Volunteers take to the waves to aid stranded migrants

As EU leaders and European governments struggle to find a solution to the tide of migrants attempting to cross the Mediterranean Sea in search of a better life in Europe, a group of German volunteers have decided to take matters into their own hands by setting sail to offer assistance to those they find stranded at sea.

The group, called Sea Watch, was created by German entrepreneur Harold Hoeppner and an assortment of friends and volunteers from Brandenburg. It launched its first mission last week, setting off from the Italian island of Lampedusa on the Saturday evening, and nearing the Libyan Coast on Sunday morning, before returning to Lampedusa on the Monday of last week.

According to the European border agency Frontex, 47,000 migrants have arrived in Italy so far this year, with around 20,000 of those arriving in May alone. An estimated 1,800 have died attempting to make the crossing.

On launching, the boat, staffed by a crew of eight volunteers, almost immediately received an emergency call from Watch the Med, which operates an alarm phone that supports rescue operations and was set up as part of the Boats4People NGO, about a vessel in distress. They then sailed to the area and alerted the Italian Maritime Rescue Coordination Centre (MRCC) who sent two larger merchant ships which picked up around 150 migrants.

According to Ingo Werth, who is responsible for managing the ship's supplies, the group acts as the "emergency telephone on the Mediterranean", working alongside other rescue groups to locate migrant boats in distress before contacting larger ships in the area who pick up the migrants. Sea Watch does not pick them up itself, but provides water, food and medical assistance.

In a case where a boat was sinking, the modest GO-46 Sea Watch vessel, funded entirely by the founders and which only sleeps eight, would take passengers on board, says Werth. There are 350 lifejackets and 100 life rings on board.

"If the people are in the water, we have to take them on board, but it's not our first aim, as long as their ship is seaworthy. We want to keep the people on their boat unless it sinks, because it is the safest place for them," he says. As a result the Sea Watch boat tends to keep a distance of about a mile and a half, although a rigid-inflatable boat with a doctor on board can be sent over to assist. Sea Watch also offers its doctors to the bigger ships in the area, which have the capacity to pick up migrants, but often little else.

The conditions the migrants face are tough, say activists. "Usually there is no possibility to move [on their boats] and not enough water, and if they have run out of gas, it's possible they stay on the boat for three or four days," Werth says. "It's pretty hot out there so they get dehydrated, so the most important thing is to give them fluids. If they are not lucky, they have to wait another six hours to be picked up".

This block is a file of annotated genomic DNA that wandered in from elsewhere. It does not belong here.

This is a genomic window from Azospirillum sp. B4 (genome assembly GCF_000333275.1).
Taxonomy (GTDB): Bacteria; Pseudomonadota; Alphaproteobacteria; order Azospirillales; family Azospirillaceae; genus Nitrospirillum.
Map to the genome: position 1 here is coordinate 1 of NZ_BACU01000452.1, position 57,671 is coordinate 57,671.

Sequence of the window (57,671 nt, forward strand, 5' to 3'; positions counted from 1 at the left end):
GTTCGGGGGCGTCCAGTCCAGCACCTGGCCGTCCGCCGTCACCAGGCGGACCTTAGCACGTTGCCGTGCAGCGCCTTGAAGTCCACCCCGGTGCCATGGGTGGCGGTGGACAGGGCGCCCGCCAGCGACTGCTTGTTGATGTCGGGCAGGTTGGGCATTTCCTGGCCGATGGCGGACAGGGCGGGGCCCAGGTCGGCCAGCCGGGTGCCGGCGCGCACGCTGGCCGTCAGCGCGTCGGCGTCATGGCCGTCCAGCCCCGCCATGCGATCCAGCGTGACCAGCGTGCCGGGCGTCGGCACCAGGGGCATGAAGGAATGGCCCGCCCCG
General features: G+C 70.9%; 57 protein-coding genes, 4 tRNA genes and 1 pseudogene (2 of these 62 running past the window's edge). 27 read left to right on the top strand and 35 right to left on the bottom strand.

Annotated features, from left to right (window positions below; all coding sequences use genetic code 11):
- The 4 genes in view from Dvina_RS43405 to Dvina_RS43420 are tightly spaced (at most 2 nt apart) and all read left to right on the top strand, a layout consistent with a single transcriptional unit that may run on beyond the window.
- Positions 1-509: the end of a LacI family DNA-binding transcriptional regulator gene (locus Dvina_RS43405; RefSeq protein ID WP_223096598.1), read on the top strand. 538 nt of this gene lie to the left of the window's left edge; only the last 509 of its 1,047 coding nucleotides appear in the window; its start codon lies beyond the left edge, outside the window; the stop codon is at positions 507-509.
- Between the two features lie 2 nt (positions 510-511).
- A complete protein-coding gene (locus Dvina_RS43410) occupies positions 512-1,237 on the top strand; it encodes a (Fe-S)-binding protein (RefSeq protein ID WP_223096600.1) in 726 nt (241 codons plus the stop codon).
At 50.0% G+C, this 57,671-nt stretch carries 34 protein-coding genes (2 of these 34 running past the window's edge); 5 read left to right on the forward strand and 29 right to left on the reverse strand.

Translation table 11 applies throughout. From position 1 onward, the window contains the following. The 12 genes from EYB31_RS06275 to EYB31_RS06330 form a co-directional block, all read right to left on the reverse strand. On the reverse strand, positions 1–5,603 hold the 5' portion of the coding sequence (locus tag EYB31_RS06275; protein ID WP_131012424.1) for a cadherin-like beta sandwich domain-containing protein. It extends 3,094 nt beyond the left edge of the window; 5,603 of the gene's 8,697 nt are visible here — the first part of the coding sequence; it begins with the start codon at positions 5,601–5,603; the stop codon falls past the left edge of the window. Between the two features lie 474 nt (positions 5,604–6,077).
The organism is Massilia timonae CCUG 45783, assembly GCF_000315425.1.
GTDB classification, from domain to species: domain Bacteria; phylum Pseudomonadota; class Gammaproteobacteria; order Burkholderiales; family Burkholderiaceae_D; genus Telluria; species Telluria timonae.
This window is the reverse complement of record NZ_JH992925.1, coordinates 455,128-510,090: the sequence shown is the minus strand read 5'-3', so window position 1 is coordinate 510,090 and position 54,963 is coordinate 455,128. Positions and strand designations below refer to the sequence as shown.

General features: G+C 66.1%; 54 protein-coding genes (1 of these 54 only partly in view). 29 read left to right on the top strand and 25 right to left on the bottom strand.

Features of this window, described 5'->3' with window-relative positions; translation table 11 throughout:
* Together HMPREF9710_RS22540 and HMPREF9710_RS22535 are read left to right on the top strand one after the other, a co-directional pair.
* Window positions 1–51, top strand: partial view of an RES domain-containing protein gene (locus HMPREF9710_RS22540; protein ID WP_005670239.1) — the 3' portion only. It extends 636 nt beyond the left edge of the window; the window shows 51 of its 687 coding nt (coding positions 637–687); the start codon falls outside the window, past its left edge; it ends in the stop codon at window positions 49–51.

Another private initiative operating on a far larger scale is the Migrant Offshore Aid Station (MOAS), which was set up last year by an Italian-American couple based in Malta, and relies on voluntary donations. Their boat headed out late last week and will sometimes stay at sea for three weeks at a time, looking for migrants. Earlier this month, they rescued 297 migrants from a single boat, 91 of whom were women and children, according to director Martin Xuereb. They were dropped off at Sicily.

"Obviously everyone was jam-packed in this boat, and a considerable number were in the hold," says Xuereb. "As we were assisting them the weather picked up and the boat started to take on water. They had a pump, and they were pumping out water, and were bailing out water with buckets".

The activists say their work is proof that ordinary people can contribute to this crisis, and Sea Watch will continue its efforts until October. "We made a decision not to talk any longer, not to see any more people die," says Werth. "The EU could do much more, and we have to help people escaping war zones. Ordinary people can do a lot at home, but the first step is to help people survive in the sea."

According to Ewa Moncure, a press officer at the EU border agency Frontex, there have been no complaints from the Italian coastguard about the work of either private operation, but says "saving people's lives is the most important thing. In the event of a boat in distress, any boat, whether Frontex, or even fishing and pleasure boats, can be directed to the area by the coastguard."